Taking Care of the Caregiver

Successful caregivers know that they are responsible for taking care of themselves as well as for their loved one. Part of this balance is physical. Often, caregivers focus so intently on helping others that they neglect to eat well, exercise regularly, keep their own doctor’s appointments or even get adequate rest, all of which contribute to elevating caregiver stress.

The bottom line: pay attention to your own health, and in the long run, you’ll be a better caregiver and a more effective spouse, parent and employee. For tips on maintaining an active and healthy lifestyle read Sunrise Senior Living Blog posts for caregivers.

Take Time for Yourself

Successful caregivers also make a priority of maintaining a social life. As a caregiver, you need social outlets to keep you balanced, so rather than turn down dinner, shopping invitations or another gym class, ask another friend or family member to stand in for you for a few hours. For breaks lasting several days or even a few weeks, Sunrise Senior Living’s Short-Term Stay Program ensures your senior will receive quality respite care and service.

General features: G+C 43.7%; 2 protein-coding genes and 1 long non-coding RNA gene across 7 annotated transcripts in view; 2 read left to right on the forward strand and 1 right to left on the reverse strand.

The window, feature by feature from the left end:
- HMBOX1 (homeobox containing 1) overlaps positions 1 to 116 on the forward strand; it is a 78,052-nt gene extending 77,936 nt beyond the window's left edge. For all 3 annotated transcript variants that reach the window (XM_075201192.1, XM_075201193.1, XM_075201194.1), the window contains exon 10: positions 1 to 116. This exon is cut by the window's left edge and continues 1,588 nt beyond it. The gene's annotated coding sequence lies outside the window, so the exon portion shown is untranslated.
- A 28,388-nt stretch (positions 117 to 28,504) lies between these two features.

Join a Support Group

Support groups for caregivers provide an opportunity to learn from others who share the same senior caregiving challenges. Quite often, people come away from support group meetings eager to try new approaches to caregiving. They also gain the sense of perspective and caregiver stress management that comes from hearing others talk about their experiences.

Contact the Sunrise Senior Living community in your area for the meeting schedule of a local caregiver support group.

Give Yourself Credit

Above all, successful caregivers give themselves credit for doing the best possible job they can do, rather than focus on things they haven’t accomplished. The care and compassion you are providing are priceless. Be generous with self-acceptance, forgiving of your mistakes and confident in your caretaking decisions. The Family Caregiver Alliance offers additional resources for helping caregivers care for themselves.
The Benefits of a Break